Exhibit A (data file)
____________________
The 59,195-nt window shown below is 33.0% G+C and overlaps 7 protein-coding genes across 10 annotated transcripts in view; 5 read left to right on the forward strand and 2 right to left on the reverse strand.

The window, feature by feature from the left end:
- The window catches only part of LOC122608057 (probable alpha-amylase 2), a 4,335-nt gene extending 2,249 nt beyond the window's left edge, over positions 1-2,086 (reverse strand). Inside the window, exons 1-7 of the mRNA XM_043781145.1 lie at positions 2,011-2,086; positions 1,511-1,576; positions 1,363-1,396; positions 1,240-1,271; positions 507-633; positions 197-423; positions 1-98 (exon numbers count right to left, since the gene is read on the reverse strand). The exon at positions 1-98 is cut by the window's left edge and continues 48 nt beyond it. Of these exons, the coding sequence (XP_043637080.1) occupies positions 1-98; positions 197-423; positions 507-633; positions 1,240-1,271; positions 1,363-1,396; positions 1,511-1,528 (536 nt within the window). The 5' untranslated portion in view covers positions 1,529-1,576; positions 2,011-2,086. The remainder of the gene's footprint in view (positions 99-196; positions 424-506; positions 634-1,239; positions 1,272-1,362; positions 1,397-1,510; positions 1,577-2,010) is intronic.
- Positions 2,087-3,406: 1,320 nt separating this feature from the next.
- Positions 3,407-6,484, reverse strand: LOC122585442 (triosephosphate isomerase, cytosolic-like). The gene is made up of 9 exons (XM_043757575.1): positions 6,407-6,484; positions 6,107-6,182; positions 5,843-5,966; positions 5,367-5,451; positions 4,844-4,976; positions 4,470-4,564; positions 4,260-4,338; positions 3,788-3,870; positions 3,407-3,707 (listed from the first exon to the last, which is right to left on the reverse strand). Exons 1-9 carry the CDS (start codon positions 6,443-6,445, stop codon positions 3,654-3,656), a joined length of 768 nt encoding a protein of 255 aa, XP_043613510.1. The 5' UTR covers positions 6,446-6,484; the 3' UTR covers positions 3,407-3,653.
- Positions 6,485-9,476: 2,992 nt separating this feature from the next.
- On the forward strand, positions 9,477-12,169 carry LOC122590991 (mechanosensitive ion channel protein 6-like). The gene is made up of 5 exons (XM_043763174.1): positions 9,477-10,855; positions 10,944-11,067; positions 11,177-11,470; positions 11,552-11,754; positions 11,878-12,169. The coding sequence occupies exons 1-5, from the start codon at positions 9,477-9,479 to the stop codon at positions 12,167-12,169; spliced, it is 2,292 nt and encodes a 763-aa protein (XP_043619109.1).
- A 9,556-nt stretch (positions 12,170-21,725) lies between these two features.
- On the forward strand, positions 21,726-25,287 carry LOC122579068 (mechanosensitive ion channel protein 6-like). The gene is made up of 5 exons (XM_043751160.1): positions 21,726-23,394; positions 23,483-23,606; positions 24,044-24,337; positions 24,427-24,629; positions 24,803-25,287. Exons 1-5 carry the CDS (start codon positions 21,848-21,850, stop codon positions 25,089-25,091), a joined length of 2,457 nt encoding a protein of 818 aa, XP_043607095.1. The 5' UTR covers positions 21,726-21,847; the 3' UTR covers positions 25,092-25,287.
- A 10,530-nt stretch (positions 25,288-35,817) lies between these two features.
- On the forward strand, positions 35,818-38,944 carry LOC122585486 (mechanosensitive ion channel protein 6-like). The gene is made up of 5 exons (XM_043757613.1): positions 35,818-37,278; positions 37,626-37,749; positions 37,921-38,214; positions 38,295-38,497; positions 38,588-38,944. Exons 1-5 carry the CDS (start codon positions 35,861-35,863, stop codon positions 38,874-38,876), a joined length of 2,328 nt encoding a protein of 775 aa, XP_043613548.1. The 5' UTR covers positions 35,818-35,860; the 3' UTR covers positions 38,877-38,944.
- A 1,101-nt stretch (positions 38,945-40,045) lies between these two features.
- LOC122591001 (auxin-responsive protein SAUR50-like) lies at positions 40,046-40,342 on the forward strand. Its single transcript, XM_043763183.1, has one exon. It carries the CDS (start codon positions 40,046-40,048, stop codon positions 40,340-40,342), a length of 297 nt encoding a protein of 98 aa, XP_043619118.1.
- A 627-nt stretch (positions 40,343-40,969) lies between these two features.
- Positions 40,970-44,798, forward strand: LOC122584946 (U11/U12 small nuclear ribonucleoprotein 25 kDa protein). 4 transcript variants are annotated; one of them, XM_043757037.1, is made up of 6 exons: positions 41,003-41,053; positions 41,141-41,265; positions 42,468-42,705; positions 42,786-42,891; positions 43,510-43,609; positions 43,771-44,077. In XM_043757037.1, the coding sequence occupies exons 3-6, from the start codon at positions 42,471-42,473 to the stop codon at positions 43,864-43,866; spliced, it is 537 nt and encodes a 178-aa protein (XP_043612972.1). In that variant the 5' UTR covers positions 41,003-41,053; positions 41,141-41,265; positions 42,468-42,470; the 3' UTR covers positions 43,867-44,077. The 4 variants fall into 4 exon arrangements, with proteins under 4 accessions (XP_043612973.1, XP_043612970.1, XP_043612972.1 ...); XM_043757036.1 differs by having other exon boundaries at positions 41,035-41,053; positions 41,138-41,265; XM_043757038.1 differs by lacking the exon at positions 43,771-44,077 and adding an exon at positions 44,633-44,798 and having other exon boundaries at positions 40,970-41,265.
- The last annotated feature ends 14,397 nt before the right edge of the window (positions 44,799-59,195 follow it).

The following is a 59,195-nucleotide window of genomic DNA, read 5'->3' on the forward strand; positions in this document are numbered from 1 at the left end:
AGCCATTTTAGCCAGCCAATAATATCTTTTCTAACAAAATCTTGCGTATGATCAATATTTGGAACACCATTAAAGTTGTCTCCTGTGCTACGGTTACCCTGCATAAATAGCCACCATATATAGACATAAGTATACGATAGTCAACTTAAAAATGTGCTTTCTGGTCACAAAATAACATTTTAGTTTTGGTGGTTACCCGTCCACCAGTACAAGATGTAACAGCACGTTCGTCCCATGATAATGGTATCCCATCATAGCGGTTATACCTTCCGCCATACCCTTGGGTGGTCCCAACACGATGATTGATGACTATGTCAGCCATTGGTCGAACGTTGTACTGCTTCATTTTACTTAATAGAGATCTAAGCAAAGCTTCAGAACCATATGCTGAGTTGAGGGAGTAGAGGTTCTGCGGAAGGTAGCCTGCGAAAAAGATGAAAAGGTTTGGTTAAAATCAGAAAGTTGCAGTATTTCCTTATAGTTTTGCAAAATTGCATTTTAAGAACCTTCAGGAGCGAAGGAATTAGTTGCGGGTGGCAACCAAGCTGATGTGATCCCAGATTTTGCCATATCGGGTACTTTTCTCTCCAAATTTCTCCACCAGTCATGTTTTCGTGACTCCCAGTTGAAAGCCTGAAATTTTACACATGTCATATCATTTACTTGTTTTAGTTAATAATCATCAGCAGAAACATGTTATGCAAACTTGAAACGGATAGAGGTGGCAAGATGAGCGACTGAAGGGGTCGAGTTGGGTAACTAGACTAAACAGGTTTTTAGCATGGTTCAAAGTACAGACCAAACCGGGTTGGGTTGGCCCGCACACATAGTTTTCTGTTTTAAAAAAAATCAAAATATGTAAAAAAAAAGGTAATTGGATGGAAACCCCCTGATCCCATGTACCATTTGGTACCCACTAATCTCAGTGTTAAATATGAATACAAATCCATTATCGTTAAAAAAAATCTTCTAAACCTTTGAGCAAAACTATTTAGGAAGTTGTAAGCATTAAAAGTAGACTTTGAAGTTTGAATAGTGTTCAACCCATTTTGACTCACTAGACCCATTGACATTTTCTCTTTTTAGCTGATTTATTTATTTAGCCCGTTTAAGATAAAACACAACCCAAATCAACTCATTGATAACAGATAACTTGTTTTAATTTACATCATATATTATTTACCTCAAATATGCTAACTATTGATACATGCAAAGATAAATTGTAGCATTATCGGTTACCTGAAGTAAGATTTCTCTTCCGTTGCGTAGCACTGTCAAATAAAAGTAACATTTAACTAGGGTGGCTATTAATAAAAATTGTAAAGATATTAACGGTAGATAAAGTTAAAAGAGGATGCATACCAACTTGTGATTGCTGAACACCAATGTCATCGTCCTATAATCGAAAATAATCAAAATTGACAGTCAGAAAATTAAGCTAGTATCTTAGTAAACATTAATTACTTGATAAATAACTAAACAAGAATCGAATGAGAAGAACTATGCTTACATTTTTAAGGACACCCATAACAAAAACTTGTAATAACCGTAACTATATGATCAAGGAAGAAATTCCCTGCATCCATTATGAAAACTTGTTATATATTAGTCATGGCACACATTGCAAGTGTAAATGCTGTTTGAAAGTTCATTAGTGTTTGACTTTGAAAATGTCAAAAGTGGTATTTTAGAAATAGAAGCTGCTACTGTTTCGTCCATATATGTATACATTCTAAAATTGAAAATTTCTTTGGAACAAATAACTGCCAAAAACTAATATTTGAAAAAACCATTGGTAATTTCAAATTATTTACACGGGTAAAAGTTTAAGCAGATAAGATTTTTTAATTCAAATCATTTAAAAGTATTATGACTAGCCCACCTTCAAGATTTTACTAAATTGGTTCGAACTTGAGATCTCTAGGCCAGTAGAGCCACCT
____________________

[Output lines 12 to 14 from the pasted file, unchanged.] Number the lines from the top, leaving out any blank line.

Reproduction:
- A 1,101-nt stretch (positions 38,945-40,045) lies between these two features.
- LOC122591001 (auxin-responsive protein SAUR50-like) lies at positions 40,046-40,342 on the forward strand. Its single transcript, XM_043763183.1, has one exon. It carries the CDS (start codon positions 40,046-40,048, stop codon positions 40,340-40,342), a length of 297 nt encoding a protein of 98 aa, XP_043619118.1.
- A 627-nt stretch (positions 40,343-40,969) lies between these two features.